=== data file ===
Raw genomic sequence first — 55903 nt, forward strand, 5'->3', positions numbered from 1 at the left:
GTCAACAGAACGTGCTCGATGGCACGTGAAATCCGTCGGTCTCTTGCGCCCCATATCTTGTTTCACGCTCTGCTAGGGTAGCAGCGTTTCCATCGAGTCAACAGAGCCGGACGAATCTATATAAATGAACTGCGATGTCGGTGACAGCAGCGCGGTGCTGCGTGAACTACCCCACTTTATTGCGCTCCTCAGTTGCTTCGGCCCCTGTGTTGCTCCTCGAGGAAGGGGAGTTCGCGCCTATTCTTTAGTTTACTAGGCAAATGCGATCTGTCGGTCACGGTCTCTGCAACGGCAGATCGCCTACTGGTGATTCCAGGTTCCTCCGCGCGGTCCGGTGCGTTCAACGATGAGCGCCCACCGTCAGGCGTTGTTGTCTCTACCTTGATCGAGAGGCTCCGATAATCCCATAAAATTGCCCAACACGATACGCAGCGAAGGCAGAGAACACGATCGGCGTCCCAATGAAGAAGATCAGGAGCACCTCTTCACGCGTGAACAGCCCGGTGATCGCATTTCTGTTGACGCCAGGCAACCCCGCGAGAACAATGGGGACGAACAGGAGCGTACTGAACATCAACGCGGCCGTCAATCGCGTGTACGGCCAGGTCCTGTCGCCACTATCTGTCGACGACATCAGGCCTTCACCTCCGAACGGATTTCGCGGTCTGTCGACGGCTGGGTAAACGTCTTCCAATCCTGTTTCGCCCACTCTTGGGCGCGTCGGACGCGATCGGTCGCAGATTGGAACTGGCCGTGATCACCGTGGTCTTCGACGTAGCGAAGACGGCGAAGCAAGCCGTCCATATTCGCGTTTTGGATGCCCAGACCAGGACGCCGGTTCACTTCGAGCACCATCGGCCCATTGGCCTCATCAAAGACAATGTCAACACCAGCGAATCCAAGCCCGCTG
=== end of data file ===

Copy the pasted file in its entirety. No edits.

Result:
Raw genomic sequence first — 55903 nt, forward strand, 5'->3', positions numbered from 1 at the left:
GTCAACAGAACGTGCTCGATGGCACGTGAAATCCGTCGGTCTCTTGCGCCCCATATCTTGTTTCACGCTCTGCTAGGGTAGCAGCGTTTCCATCGAGTCAACAGAGCCGGACGAATCTATATAAATGAACTGCGATGTCGGTGACAGCAGCGCGGTGCTGCGTGAACTACCCCACTTTATTGCGCTCCTCAGTTGCTTCGGCCCCTGTGTTGCTCCTCGAGGAAGGGGAGTTCGCGCCTATTCTTTAGTTTACTAGGCAAATGCGATCTGTCGGTCACGGTCTCTGCAACGGCAGATCGCCTACTGGTGATTCCAGGTTCCTCCGCGCGGTCCGGTGCGTTCAACGATGAGCGCCCACCGTCAGGCGTTGTTGTCTCTACCTTGATCGAGAGGCTCCGATAATCCCATAAAATTGCCCAACACGATACGCAGCGAAGGCAGAGAACACGATCGGCGTCCCAATGAAGAAGATCAGGAGCACCTCTTCACGCGTGAACAGCCCGGTGATCGCATTTCTGTTGACGCCAGGCAACCCCGCGAGAACAATGGGGACGAACAGGAGCGTACTGAACATCAACGCGGCCGTCAATCGCGTGTACGGCCAGGTCCTGTCGCCACTATCTGTCGACGACATCAGGCCTTCACCTCCGAACGGATTTCGCGGTCTGTCGACGGCTGGGTAAACGTCTTCCAATCCTGTTTCGCCCACTCTTGGGCGCGTCGGACGCGATCGGTCGCAGATTGGAACTGGCCGTGATCACCGTGGTCTTCGACGTAGCGAAGACGGCGAAGCAAGCCGTCCATATTCGCGTTTTGGATGCCCAGACCAGGACGCCGGTTCACTTCGAGCACCATCGGCCCATTGGCCTCATCAAAGACAATGTCAACACCAGCGAATCCAAGCCCGCTG